Oregon’s obesity rate hit 30.1 percent in 2015, the highest adult obesity rate of any state west of the Rockies, according to a report released Thursday by a pair of health care foundations.
The State of Obesity report by the Trust for America’s Health and the Robert Wood Johnson Foundation found that half of U.S. states now have obesity rates of more than 30 percent, including four states in the South with rates of more than 35 percent.
There were some signs that nationally the rate of increase was slowing. Four states — Minnesota, Montana, New York and Ohio — saw their obesity rates go down, the first time over the past decade that any state has seen a decline.
“We are making some progress, but there’s more to do,” said Richard Hamburg, interim president and CEO of the Trust for America’s Health.
The obesity rates were based on a survey by the Centers for Disease Control and Prevention. Oregon has now posted an increase in each of the past two years, from 26.5 percent in 2013, to 27.9 percent in 2014 to 30.1 percent in 2015.
Oregon health officials conduct their own surveys within the state and found a slightly lower rate, just under 27 percent, in 2014.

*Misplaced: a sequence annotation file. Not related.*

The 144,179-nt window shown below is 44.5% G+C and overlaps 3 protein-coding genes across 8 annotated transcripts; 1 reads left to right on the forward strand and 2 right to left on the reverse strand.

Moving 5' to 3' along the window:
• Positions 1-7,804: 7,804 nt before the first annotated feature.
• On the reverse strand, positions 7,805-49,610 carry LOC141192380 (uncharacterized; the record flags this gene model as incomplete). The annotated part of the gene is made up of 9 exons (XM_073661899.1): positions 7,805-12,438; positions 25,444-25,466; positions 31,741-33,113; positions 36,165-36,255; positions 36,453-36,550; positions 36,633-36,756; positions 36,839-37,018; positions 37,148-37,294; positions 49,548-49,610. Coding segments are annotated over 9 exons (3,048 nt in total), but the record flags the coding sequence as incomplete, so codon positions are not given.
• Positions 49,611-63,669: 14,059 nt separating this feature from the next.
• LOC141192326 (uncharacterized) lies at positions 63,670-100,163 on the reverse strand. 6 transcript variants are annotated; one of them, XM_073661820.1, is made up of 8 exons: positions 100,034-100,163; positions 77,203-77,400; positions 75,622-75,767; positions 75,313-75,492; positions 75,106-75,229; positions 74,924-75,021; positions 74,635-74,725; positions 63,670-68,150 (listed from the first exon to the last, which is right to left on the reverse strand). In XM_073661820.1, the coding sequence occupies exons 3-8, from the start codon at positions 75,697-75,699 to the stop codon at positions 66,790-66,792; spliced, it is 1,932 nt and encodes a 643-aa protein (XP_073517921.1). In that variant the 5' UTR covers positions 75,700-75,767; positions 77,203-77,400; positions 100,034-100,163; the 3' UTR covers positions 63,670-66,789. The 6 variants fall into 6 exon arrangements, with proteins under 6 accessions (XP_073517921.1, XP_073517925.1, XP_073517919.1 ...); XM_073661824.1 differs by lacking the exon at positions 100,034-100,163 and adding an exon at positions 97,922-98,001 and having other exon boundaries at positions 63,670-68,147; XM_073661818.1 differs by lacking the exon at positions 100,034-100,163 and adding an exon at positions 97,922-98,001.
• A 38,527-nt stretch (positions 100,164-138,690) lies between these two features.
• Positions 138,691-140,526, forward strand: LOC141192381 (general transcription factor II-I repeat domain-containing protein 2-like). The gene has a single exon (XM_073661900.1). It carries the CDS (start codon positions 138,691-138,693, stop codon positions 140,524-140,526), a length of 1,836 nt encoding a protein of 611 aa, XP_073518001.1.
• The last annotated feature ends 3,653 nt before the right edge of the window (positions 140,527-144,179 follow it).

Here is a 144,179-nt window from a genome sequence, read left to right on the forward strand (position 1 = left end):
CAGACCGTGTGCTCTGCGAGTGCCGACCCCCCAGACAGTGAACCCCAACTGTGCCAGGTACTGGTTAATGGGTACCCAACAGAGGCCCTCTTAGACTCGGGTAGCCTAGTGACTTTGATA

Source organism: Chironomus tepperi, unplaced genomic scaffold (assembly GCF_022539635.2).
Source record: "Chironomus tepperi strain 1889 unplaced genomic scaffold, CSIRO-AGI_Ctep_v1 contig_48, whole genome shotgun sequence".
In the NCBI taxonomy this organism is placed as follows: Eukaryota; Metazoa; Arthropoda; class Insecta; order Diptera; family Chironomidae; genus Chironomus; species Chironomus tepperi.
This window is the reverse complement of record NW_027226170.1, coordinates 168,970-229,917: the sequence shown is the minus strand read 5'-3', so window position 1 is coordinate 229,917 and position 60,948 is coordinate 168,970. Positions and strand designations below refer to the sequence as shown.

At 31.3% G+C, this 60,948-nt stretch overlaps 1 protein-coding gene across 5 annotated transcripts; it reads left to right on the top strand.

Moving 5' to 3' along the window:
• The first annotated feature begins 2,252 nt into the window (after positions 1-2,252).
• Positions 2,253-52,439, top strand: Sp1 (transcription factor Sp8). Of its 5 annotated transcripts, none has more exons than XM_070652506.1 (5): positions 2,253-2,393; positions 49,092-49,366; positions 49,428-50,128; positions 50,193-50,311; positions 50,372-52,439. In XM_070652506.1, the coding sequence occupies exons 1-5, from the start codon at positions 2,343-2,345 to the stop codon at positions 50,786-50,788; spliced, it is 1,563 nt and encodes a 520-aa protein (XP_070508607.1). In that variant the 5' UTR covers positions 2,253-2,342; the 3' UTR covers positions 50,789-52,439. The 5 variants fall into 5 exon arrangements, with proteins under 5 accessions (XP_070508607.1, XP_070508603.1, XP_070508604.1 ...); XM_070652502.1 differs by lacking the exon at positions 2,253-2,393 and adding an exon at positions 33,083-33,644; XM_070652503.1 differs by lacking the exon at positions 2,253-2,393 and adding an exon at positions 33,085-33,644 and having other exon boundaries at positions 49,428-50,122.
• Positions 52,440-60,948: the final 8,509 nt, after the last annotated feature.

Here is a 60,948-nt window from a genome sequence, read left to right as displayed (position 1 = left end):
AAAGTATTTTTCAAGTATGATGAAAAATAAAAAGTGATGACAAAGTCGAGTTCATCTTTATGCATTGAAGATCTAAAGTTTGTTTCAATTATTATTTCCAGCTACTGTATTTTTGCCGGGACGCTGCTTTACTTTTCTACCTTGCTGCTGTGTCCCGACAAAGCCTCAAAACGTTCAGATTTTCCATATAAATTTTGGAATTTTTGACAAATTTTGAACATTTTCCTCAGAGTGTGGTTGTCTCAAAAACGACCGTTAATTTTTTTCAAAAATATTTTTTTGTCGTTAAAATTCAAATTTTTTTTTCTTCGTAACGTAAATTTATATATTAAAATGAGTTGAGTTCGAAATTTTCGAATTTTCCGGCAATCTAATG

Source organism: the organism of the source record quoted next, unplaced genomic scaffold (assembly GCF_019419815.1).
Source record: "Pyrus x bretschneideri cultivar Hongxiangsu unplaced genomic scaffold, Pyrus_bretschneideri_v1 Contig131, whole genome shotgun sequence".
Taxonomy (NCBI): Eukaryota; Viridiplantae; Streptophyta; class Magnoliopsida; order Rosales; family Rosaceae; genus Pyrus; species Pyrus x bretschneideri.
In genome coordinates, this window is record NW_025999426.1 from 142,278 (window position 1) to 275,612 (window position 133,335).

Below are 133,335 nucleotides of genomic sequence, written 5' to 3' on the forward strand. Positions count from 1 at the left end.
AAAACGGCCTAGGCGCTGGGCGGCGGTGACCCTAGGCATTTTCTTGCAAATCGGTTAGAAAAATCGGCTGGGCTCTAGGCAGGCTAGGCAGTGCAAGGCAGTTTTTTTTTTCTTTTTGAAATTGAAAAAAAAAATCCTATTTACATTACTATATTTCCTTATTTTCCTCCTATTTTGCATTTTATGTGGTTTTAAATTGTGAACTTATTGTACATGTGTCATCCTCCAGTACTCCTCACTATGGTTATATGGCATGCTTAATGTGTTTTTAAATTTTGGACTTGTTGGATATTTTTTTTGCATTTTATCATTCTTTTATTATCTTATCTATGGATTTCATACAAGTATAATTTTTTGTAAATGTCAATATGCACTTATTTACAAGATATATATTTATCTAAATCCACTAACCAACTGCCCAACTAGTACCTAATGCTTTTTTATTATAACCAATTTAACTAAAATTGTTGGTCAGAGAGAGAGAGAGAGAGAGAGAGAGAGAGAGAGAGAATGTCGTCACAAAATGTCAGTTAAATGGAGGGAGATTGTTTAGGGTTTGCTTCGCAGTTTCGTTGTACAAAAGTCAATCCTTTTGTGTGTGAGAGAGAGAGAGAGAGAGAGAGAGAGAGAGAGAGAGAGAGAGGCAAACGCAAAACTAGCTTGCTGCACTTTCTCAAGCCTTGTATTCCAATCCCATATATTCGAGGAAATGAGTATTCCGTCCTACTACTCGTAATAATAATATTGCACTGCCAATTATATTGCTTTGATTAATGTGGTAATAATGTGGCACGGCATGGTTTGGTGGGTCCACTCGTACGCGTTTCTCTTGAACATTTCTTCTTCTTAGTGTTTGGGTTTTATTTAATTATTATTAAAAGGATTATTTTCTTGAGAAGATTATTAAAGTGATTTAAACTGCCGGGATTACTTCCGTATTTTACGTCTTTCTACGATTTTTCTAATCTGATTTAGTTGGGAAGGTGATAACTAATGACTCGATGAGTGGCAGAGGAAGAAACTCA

“Based on that, we’re not that different from California or Washington,” said Luci Longoria, health promotion manager with the Oregon Health Authority. “Regardless, we absolutely do have an obesity crisis.”
State officials plan to release updated obesity data later this fall, and Longoria said preliminary results show there might be an uptick in the state’s obesity rate in 2015.
“We’ve been able to stay pretty flat which was our intention given the resources that we have to address obesity,” Longoria said. “We’ve been successful in slowing it down and keeping it pretty flat.”
Still, obesity rates have nearly tripled in Oregon since 1990, disproportionately affecting minority and rural residents as well as individuals with less education or lower income. Obesity accounts for some 1,500 deaths in Oregon each year, making it the state’s second leading cause of preventable death, trailing only tobacco.
Chronic conditions linked to obesity, including diabetes and heart disease, cost the state about $1.6 billion a year.
Yet, the state has no formal obesity prevention program. Longoria said most of the resources used to address obesity come from federal grants.